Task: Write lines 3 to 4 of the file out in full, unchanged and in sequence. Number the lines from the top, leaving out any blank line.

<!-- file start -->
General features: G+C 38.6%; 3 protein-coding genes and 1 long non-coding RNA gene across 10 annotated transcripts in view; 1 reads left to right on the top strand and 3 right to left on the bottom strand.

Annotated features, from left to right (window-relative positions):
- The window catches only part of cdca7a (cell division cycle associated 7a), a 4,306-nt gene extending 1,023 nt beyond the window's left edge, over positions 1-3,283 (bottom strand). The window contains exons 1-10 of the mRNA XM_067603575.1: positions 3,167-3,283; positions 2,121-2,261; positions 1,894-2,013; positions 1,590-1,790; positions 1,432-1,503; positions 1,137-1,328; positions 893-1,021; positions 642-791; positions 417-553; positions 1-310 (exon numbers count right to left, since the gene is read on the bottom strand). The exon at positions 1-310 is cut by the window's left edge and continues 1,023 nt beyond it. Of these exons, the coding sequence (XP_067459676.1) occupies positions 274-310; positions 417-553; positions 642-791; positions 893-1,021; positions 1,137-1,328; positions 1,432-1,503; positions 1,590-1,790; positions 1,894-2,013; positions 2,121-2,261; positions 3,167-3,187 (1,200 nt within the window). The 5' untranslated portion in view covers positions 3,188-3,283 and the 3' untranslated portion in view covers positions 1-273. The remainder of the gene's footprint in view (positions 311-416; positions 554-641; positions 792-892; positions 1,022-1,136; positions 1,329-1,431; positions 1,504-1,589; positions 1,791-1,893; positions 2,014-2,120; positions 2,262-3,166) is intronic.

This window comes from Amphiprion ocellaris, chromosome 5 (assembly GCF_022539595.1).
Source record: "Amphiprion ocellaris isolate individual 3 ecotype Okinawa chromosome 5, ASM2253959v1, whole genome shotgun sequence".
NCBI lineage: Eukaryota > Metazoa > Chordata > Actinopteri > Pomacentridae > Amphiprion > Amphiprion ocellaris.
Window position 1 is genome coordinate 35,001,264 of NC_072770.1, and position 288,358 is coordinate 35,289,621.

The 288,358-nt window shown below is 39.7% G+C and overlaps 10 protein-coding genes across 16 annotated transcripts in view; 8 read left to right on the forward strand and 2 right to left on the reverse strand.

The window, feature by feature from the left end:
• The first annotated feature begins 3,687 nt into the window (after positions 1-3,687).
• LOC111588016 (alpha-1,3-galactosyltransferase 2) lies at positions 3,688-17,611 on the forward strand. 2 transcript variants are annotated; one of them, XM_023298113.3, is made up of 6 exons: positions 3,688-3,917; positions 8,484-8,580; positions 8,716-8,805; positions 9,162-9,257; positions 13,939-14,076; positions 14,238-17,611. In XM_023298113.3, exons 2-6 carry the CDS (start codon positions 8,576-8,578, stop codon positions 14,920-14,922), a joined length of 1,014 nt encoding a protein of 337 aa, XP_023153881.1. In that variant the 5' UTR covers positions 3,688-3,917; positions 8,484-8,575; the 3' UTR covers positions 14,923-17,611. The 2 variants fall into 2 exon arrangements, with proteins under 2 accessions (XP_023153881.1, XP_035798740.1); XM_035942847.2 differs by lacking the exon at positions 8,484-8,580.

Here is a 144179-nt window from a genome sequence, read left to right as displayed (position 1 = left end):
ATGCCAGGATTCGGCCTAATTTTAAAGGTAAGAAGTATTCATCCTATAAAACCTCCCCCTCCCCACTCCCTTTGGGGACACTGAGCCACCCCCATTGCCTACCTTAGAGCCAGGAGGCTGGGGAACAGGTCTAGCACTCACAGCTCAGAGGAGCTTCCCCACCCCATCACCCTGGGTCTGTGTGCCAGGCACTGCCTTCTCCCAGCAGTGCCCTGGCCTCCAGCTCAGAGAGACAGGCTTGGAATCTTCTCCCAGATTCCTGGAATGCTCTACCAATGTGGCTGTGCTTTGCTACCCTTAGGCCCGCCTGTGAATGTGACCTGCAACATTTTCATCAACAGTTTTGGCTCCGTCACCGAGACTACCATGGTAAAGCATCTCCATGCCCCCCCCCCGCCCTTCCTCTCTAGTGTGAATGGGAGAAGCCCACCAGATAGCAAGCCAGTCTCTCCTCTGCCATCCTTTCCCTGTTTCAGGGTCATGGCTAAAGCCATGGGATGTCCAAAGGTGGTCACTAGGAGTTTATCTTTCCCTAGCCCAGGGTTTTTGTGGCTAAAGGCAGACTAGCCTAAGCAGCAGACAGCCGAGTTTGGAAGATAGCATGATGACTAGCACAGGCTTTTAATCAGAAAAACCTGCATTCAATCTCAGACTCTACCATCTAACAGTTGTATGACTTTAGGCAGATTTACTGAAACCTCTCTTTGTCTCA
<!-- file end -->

- The window catches only part of cdca7a (cell division cycle associated 7a), a 4,306-nt gene extending 1,023 nt beyond the window's left edge, over positions 1-3,283 (bottom strand). The window contains exons 1-10 of the mRNA XM_067603575.1: positions 3,167-3,283; positions 2,121-2,261; positions 1,894-2,013; positions 1,590-1,790; positions 1,432-1,503; positions 1,137-1,328; positions 893-1,021; positions 642-791; positions 417-553; positions 1-310 (exon numbers count right to left, since the gene is read on the bottom strand). The exon at positions 1-310 is cut by the window's left edge and continues 1,023 nt beyond it. Of these exons, the coding sequence (XP_067459676.1) occupies positions 274-310; positions 417-553; positions 642-791; positions 893-1,021; positions 1,137-1,328; positions 1,432-1,503; positions 1,590-1,790; positions 1,894-2,013; positions 2,121-2,261; positions 3,167-3,187 (1,200 nt within the window). The 5' untranslated portion in view covers positions 3,188-3,283 and the 3' untranslated portion in view covers positions 1-273. The remainder of the gene's footprint in view (positions 311-416; positions 554-641; positions 792-892; positions 1,022-1,136; positions 1,329-1,431; positions 1,504-1,589; positions 1,791-1,893; positions 2,014-2,120; positions 2,262-3,166) is intronic.

This window comes from Amphiprion ocellaris, chromosome 5 (assembly GCF_022539595.1).